I wonder why you don't seem to agree with this and instead give this thing an editor choice award.
    Reply
  • mdd1963
    Just in time for the upcoming Comet Lakes!
    Reply
  • Aris_Mp
    refillable said:
    This is the first review I saw on the Seasonic titanum platform. Looks good on paper but I'd personally avoid it. Are you not extremely concerned about that sky-high OCP? I mean 117 A, that's huge! What if something went wrong? Wouldn't that instantly fry something? Shame Seasonic doesn't bother having multi-rail OCP on a 1000W unit. Something like the HX1000 I think is a better option with multi-rail OCP. I think 1000+ W PSUs without multi-rail OCP is just asking for trouble.

    I wonder why you don't seem to agree with this and instead give this thing an editor choice award.

    The HX1000 also has a single +12V rail: https://www.tomshardware.com/reviews/corsair-hx1000-psu,5214.html
    Reply
  • refillable
    Aris_Mp said:
    The HX1000 also has a single +12V rail: https://www.tomshardware.com/reviews/corsair-hx1000-psu,5214.html
    No, it definitely has multi-rail OCP around 40A, a huge difference from 117A seen in this seasonic platform. You said that here:
    https://www.tomshardware.com/reviews/corsair-hx1000-psu,5214-6.html
    Reply
  • javiindo
    It would be nice to precise the use case for each power supply. Because the power supply is recommended, but you don't indicate for what. For 1000W maybe a threadripper 3990X with two 2080 ti in SLI?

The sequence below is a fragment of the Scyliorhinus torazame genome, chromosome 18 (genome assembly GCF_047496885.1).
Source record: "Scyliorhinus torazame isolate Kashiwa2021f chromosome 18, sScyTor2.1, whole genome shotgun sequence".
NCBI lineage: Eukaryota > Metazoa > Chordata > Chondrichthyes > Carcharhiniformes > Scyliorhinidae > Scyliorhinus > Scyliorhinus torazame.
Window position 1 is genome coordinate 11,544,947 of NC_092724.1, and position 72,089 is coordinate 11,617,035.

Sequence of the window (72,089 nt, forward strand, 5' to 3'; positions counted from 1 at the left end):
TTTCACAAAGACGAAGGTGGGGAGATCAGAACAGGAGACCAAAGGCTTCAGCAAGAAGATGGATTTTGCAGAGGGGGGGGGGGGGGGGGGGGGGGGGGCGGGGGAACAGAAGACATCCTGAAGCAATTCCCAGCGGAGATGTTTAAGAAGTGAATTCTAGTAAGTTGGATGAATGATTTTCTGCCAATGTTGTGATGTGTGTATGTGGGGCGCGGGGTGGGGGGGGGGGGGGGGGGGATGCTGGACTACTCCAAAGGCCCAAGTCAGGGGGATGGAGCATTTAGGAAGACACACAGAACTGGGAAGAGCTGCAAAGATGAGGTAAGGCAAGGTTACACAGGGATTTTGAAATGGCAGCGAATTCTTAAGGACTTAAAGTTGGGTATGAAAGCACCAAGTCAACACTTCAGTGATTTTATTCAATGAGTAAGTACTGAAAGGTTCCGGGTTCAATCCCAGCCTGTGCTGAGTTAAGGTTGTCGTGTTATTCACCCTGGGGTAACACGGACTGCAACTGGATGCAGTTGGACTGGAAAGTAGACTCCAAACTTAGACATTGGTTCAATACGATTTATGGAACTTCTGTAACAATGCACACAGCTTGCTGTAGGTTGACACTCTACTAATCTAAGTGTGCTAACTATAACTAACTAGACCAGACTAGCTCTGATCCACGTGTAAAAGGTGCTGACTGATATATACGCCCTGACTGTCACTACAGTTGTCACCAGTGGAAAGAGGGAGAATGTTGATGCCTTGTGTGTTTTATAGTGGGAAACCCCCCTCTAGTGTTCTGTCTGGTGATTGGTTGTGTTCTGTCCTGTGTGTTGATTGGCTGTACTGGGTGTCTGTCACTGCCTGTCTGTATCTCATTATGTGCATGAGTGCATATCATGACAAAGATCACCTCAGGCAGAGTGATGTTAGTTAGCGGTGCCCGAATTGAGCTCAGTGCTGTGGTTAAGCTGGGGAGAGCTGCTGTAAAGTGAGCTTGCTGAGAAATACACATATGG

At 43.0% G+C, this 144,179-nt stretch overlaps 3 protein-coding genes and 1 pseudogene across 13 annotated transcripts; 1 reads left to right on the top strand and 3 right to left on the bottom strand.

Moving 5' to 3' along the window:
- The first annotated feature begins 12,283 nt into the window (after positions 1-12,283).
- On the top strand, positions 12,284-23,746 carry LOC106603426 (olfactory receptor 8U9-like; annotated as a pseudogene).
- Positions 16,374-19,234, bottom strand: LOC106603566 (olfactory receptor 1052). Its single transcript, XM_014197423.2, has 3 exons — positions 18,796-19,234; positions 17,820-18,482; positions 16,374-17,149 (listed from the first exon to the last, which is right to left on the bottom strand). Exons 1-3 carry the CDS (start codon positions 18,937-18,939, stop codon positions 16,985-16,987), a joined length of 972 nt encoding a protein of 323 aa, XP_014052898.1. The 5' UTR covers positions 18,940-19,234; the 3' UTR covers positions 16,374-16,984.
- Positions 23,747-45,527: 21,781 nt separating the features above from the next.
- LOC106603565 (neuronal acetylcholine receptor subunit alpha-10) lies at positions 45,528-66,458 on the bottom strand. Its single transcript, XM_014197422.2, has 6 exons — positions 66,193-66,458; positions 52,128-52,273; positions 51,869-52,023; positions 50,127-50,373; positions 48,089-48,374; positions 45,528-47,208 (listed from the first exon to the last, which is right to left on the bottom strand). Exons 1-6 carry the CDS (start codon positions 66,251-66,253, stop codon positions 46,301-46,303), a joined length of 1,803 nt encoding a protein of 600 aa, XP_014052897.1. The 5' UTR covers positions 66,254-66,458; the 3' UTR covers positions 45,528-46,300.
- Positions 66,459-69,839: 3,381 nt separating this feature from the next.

Reply
  • waltc3
    refillable said:
    No, it definitely has multi-rail OCP around 40A, a huge difference from 117A seen in this seasonic platform. You said that here:
    https://www.tomshardware.com/reviews/corsair-hx1000-psu,5214-6.html

    Yes, the Corsair HX-850 has a single/multi-rail hardware switch for either a single 72A 12v rail or else 7 40A rails...;) https://www.kitguru.net/components/power-supplies/zardon/corsair-hx850-platinum-2017-power-supply-review/3/
    Reply
  • emgarf
    Please consider providing power-off rail sequencing as well as power-on. Both are important.
    Reply
  • Aris_Mp
    refillable said:
    No, it definitely has multi-rail OCP around 40A, a huge difference from 117A seen in this seasonic platform. You said that here:
    https://www.tomshardware.com/reviews/corsair-hx1000-psu,5214-6.html
    LOL my bad, totally missed that :)
    Reply
  • refillable
    Aris_Mp said:
    LOL my bad, totally missed that :)
    So, which one do you prefer? The HX seems to as quiet despite efficiency difference, so I don't think the Titanium efficiency matters. Plus, the HX is also cheaper here and in many other countries such as the US and Australia. I think the HX is a much better choice, or at least should be honourably mentioned.
    Reply